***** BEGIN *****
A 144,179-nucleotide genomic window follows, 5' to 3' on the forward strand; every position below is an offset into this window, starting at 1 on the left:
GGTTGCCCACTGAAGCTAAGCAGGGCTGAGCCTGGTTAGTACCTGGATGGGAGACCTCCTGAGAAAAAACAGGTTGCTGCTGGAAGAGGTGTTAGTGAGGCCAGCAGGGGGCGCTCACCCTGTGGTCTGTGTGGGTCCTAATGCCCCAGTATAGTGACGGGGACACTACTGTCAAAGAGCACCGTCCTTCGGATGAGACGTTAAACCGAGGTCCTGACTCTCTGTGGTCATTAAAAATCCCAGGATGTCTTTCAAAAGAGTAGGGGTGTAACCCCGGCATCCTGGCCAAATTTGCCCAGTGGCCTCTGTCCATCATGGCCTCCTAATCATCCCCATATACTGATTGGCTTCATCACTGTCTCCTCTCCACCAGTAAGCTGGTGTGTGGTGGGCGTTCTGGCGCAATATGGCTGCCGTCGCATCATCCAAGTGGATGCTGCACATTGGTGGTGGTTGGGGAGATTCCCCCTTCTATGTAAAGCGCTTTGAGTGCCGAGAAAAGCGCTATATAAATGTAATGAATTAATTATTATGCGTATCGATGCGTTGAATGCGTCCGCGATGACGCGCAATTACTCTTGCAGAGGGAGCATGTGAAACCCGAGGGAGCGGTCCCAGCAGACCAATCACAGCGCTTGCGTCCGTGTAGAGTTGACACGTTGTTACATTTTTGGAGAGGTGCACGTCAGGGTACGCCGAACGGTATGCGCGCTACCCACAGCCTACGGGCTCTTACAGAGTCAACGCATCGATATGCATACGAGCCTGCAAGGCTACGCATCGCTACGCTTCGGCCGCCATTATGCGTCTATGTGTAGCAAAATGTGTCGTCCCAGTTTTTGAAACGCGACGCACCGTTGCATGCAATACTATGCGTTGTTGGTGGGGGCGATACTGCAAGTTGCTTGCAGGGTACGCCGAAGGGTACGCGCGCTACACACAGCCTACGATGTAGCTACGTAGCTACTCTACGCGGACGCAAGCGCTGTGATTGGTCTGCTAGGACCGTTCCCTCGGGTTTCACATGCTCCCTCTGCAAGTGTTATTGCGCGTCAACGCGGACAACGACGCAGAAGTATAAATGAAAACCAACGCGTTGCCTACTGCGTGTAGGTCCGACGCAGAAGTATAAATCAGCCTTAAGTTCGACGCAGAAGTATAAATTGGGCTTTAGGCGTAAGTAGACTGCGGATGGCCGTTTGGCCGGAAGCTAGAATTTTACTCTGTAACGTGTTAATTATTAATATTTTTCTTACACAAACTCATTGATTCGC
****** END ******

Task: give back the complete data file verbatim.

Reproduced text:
A 144,179-nucleotide genomic window follows, 5' to 3' on the forward strand; every position below is an offset into this window, starting at 1 on the left:
GGTTGCCCACTGAAGCTAAGCAGGGCTGAGCCTGGTTAGTACCTGGATGGGAGACCTCCTGAGAAAAAACAGGTTGCTGCTGGAAGAGGTGTTAGTGAGGCCAGCAGGGGGCGCTCACCCTGTGGTCTGTGTGGGTCCTAATGCCCCAGTATAGTGACGGGGACACTACTGTCAAAGAGCACCGTCCTTCGGATGAGACGTTAAACCGAGGTCCTGACTCTCTGTGGTCATTAAAAATCCCAGGATGTCTTTCAAAAGAGTAGGGGTGTAACCCCGGCATCCTGGCCAAATTTGCCCAGTGGCCTCTGTCCATCATGGCCTCCTAATCATCCCCATATACTGATTGGCTTCATCACTGTCTCCTCTCCACCAGTAAGCTGGTGTGTGGTGGGCGTTCTGGCGCAATATGGCTGCCGTCGCATCATCCAAGTGGATGCTGCACATTGGTGGTGGTTGGGGAGATTCCCCCTTCTATGTAAAGCGCTTTGAGTGCCGAGAAAAGCGCTATATAAATGTAATGAATTAATTATTATGCGTATCGATGCGTTGAATGCGTCCGCGATGACGCGCAATTACTCTTGCAGAGGGAGCATGTGAAACCCGAGGGAGCGGTCCCAGCAGACCAATCACAGCGCTTGCGTCCGTGTAGAGTTGACACGTTGTTACATTTTTGGAGAGGTGCACGTCAGGGTACGCCGAACGGTATGCGCGCTACCCACAGCCTACGGGCTCTTACAGAGTCAACGCATCGATATGCATACGAGCCTGCAAGGCTACGCATCGCTACGCTTCGGCCGCCATTATGCGTCTATGTGTAGCAAAATGTGTCGTCCCAGTTTTTGAAACGCGACGCACCGTTGCATGCAATACTATGCGTTGTTGGTGGGGGCGATACTGCAAGTTGCTTGCAGGGTACGCCGAAGGGTACGCGCGCTACACACAGCCTACGATGTAGCTACGTAGCTACTCTACGCGGACGCAAGCGCTGTGATTGGTCTGCTAGGACCGTTCCCTCGGGTTTCACATGCTCCCTCTGCAAGTGTTATTGCGCGTCAACGCGGACAACGACGCAGAAGTATAAATGAAAACCAACGCGTTGCCTACTGCGTGTAGGTCCGACGCAGAAGTATAAATCAGCCTTAAGTTCGACGCAGAAGTATAAATTGGGCTTTAGGCGTAAGTAGACTGCGGATGGCCGTTTGGCCGGAAGCTAGAATTTTACTCTGTAACGTGTTAATTATTAATATTTTTCTTACACAAACTCATTGATTCGC